For those reasons, the Court held that neither the Enrollment Agreement nor the Licence Agreement reflected a clear intention to refer all disputes to arbitration.
The Dispute Exceeded the Scope of the Arbitration Clauses
The Court noted that it is preferable for an arbitrator to determine his or her jurisdiction and whether a dispute falls within the scope of an arbitration clause. However, a court may determine those issues if the challenge involves a pure question of law or a question of mixed fact and law, where only a superficial consideration of the documentary evidence is required.
The Court determined that the dispute exceeded the scope of the arbitration clauses. The plaintiffs advanced broad claims of fraud, misrepresentation, and breaches of the Wishart Act and the PCCA. Those claims were only “tangentially related to” the Enrollment Agreement and the Licence Agreement.
The Court cautioned that a party cannot simply allege fraud to avoid the application of an arbitration clause. Whether an allegation of fraud prevents the application of an arbitration clause will be a matter of interpretation in each case. In this case, the allegations were significant, bringing into question the legality of the defendants’ system as a whole.
The Court also distinguished between an agreement that may be rescinded from one that is void ab initio because it is illegal. An arbitration clause within an agreement that is void ab initio will not apply because it was never validly agreed to. If proven, the plaintiffs’ allegations of fraud and allegation would have meant that the agreements, and the arbitration clauses, were void ab initio.
The Court further noted that the dispute arose when the defendants accused the plaintiffs of breaching their Confidentiality Agreements. However, because the Confidentiality Agreements did not contain an arbitration clause, a dispute over the disclosure of confidential information would not be subject to arbitration.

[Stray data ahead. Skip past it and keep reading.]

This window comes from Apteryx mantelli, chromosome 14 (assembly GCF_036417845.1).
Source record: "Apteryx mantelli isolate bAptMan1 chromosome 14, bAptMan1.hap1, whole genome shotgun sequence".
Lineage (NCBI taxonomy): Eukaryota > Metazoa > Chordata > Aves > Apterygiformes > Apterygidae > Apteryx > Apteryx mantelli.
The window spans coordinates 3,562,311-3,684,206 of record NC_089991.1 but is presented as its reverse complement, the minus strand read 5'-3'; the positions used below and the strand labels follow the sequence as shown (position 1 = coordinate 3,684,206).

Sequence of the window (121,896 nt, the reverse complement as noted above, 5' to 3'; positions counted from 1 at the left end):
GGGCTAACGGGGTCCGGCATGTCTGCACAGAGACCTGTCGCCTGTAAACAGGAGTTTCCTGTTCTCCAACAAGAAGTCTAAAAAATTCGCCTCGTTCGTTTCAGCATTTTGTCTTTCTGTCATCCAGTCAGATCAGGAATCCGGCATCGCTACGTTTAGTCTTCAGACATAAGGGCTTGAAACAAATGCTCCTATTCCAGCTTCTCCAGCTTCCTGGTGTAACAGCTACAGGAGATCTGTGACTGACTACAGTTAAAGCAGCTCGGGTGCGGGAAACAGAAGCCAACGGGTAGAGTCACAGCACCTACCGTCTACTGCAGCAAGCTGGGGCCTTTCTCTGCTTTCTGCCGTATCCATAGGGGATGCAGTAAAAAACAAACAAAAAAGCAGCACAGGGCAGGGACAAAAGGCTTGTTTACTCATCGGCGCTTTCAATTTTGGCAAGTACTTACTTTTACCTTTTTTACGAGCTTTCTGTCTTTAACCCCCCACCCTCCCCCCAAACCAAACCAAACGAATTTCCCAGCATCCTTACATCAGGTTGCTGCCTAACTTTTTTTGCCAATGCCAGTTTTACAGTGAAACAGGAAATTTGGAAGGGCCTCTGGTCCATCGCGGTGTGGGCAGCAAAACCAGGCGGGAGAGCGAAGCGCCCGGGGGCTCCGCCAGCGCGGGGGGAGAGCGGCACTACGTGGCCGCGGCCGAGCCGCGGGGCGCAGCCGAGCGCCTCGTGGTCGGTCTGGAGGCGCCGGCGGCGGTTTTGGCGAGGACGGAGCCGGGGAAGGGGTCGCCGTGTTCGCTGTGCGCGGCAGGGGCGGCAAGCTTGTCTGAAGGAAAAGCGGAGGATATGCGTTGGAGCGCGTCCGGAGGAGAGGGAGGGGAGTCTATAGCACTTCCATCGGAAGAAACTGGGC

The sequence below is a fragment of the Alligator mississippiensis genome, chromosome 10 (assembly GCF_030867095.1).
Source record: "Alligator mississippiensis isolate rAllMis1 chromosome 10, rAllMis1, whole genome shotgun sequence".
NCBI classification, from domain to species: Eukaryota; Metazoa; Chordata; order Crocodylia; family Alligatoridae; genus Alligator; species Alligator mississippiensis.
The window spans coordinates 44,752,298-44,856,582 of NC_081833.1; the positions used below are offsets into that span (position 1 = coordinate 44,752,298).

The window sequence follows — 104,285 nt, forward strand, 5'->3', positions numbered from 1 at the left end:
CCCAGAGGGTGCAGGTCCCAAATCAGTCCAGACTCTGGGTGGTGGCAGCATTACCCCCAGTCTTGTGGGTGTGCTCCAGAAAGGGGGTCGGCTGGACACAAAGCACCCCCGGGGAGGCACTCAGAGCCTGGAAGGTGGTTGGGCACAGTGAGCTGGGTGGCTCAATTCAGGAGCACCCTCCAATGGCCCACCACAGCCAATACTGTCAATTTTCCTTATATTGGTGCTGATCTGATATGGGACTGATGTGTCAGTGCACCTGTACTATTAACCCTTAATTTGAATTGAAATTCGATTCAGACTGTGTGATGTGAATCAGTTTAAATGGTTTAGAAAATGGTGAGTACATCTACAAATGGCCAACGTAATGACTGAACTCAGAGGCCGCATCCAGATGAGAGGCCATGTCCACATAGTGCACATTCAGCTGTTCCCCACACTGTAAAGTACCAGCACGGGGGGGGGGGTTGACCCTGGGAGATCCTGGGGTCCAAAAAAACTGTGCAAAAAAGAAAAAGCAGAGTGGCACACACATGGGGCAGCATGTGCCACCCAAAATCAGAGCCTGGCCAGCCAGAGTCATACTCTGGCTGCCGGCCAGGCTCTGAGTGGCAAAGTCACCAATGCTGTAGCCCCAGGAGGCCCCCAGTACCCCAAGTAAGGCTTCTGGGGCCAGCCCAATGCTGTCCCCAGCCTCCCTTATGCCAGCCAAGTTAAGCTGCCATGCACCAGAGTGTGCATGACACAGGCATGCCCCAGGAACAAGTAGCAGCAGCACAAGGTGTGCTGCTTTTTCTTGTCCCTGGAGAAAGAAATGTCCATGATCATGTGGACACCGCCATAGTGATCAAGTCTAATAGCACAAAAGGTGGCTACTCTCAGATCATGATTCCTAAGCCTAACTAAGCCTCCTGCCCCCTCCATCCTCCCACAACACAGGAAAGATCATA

The Refusal to Grant a Stay or a Partial Stay
(a) Invalidity of the Arbitration Clause is a Serious Issue
Pursuant to section 7(2) of the Arbitration Act, 1991,4 a court may refuse to stay an action in favour of arbitration where, among other things, the arbitration agreement is invalid. A court may exercise that discretion if it makes a “prima facie determination that invalidity is a serious issue.”
The invalidity of the arbitration clauses was a serious issue in this case. The plaintiffs’ evidence suggested that the Institute was effectively operating as a private career college without being registered under the PCCA. Similarly, the Association purported to certify qualifying graduates as “correactology practitioners,” which is not a regulated profession under the Regulated Health Professions Act, 1991.5 Thus, the Court noted that, even if the defendants’ business was not found to be a “sham,” there would still remain a serious concern regarding the validity of the business. As a result, the court made a prima facie determination that the invalidity of the arbitration clauses was a serious issue.